“MK Chikli, if values were the basis of your decision, how did you dare to vote against the Citizenship Law? How did you dare to vote against a clear security interest of the State of Israel?” Kahana said, adding that Chikli had agreed ahead of time to vote in favor and then did the opposite.
In all, Chikli voted against Yamina’s position 754 times, including against the state budget, Kahana said.
“The legal situation before us is simple, clear and unequivocal: MK Amichai Chikli has taken every possible action to defect from the Yamina faction and is actively working against the faction and with a clear aim to harm it and its leaders,” said the minister .
Chikli held his tongue for the first six hours of the hearing, opting instead for representation by his lawyer, Guy Busy.
Busy focused on his interpretation of the law governing conditions by which an MK can be sanctioned as a defector to his party, specifically in Basic Law: The Knesset. Section 6a states that prohibitions against running with existing parties in the next elections can be levied against an MK who votes no-confidence against his or her party’s stance on a coalition, provided that the MK received a benefit for it.
“An MK that leaves for ideological reasons but does not receive a benefit for it is not a defector,” said Busy.
In his three-and-a-half hour long remarks, Busy also raised Chikli’s longstanding argument that the rebel MK has been loyal to Yamina’s electoral platform, and accused Chikli’s fellow party members of abandoning the party’s values in order to form the current coalition.
Prior to Monday’s hearing, Chikli made several thwarted attempts to shape the hearing, including trying to delay it and to force Bennett and Shaked to attend it in person. On Sunday, Chikli withdrew a petition to the High Court of Justice, after receiving indication that the court would not interfere with the Knesset hearing.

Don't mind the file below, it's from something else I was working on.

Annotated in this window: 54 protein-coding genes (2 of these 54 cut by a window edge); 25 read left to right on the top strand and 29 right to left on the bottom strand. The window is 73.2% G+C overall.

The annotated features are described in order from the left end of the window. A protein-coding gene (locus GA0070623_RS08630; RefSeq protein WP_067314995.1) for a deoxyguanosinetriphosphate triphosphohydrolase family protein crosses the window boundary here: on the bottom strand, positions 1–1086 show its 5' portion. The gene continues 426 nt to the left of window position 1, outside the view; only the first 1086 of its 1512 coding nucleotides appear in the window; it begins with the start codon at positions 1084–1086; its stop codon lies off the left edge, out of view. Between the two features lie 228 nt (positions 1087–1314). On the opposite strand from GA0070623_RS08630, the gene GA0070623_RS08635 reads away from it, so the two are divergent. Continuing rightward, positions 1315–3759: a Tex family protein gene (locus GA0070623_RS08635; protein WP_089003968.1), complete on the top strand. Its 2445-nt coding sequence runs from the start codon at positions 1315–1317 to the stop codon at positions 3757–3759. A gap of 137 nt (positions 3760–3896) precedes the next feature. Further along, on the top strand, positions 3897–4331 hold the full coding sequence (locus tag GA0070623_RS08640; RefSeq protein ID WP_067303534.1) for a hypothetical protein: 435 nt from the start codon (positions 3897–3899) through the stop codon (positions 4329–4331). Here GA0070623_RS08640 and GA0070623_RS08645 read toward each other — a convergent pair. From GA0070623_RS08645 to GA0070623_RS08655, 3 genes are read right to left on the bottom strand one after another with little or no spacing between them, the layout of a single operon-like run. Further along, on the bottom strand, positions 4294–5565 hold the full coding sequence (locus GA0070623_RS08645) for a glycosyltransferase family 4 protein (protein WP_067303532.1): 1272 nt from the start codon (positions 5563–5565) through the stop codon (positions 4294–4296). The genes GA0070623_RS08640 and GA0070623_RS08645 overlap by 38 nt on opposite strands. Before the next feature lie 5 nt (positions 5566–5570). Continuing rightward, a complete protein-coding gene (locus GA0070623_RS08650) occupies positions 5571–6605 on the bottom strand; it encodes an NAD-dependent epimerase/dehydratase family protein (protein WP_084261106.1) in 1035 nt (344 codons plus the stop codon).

In line with Section 61 of the Knesset Law, Chikli will remain an independent MK and cannot join another faction this Knesset term. He has the right to appeal the Knesset House Committee’s decision to the Jerusalem District Court.
While the law is unspecific on the amount of time Chikli would have to leave Knesset in order to avoid sanction, the Israel Democracy Institute’s Assaf Shapira thinks that appealing may freeze the clock on resigning in order to avoid sanction, whereby Chikli can “buy himself time before making the decision about whether or not to leave the Knesset.”
Most significantly, Chikli is barred from running with any existing Knesset faction in the next elections. The first-time lawmaker has, for the past several weeks, made overtures about forming or joining a new party in the next electoral contest, which is widely expected to come before the end of the current government’s full term.
The now-independent lawmaker can avoid sanctions if he decides to quickly resign from the Knesset, a move that Yamina insiders think is unlikely. However, should Chikli leave Knesset, his seat would revert back to Yamina, which would fill it with an MK amenable to sitting with the coalition and thereby restore its slim 61-seat majority.
Chikli is the third MK to be ejected from a party. Most recently, former MK Orly Levy-Abekasis was ejected in 2017 from her first political home, Yisrael Beytenu, 10 months after operating as an independent MK in protest of Yisrael Beytenu’s entry into a Likud-led government under terms she opposed.
Levy-Abekasis went on to form a new party, Gesher, which failed to cross the threshold in its first election, but banded with Labor and Meretz to enter Knesset in another election shortly thereafter. Today, she is an MK with Likud.
In the 16th Knesset, former Yisrael Beytenu MK Michael Nudelman was also removed from his then-National Union faction, asking to leave in order to support Kadima and Israel’s unilateral disengagement from the Gaza Strip.